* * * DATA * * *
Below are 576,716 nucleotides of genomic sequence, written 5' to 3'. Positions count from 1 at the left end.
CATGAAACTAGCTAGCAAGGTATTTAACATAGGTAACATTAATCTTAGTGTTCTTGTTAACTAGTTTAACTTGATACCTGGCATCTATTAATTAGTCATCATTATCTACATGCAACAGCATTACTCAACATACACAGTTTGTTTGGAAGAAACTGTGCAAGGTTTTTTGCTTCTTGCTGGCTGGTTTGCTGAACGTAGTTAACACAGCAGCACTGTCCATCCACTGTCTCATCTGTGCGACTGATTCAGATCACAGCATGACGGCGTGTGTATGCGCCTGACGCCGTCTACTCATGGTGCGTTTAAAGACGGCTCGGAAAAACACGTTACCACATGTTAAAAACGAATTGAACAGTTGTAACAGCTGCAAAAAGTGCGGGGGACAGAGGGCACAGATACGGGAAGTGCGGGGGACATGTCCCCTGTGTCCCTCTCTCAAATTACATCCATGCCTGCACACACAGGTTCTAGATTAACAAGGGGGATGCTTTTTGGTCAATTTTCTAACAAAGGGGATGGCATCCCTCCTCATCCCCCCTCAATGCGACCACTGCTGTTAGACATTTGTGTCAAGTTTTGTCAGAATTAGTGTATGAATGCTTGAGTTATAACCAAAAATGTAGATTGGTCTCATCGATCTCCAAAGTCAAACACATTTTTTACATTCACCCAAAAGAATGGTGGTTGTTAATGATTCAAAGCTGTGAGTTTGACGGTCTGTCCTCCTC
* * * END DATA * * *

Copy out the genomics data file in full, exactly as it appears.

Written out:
Below are 576,716 nucleotides of genomic sequence, written 5' to 3'. Positions count from 1 at the left end.
CATGAAACTAGCTAGCAAGGTATTTAACATAGGTAACATTAATCTTAGTGTTCTTGTTAACTAGTTTAACTTGATACCTGGCATCTATTAATTAGTCATCATTATCTACATGCAACAGCATTACTCAACATACACAGTTTGTTTGGAAGAAACTGTGCAAGGTTTTTTGCTTCTTGCTGGCTGGTTTGCTGAACGTAGTTAACACAGCAGCACTGTCCATCCACTGTCTCATCTGTGCGACTGATTCAGATCACAGCATGACGGCGTGTGTATGCGCCTGACGCCGTCTACTCATGGTGCGTTTAAAGACGGCTCGGAAAAACACGTTACCACATGTTAAAAACGAATTGAACAGTTGTAACAGCTGCAAAAAGTGCGGGGGACAGAGGGCACAGATACGGGAAGTGCGGGGGACATGTCCCCTGTGTCCCTCTCTCAAATTACATCCATGCCTGCACACACAGGTTCTAGATTAACAAGGGGGATGCTTTTTGGTCAATTTTCTAACAAAGGGGATGGCATCCCTCCTCATCCCCCCTCAATGCGACCACTGCTGTTAGACATTTGTGTCAAGTTTTGTCAGAATTAGTGTATGAATGCTTGAGTTATAACCAAAAATGTAGATTGGTCTCATCGATCTCCAAAGTCAAACACATTTTTTACATTCACCCAAAAGAATGGTGGTTGTTAATGATTCAAAGCTGTGAGTTTGACGGTCTGTCCTCCTC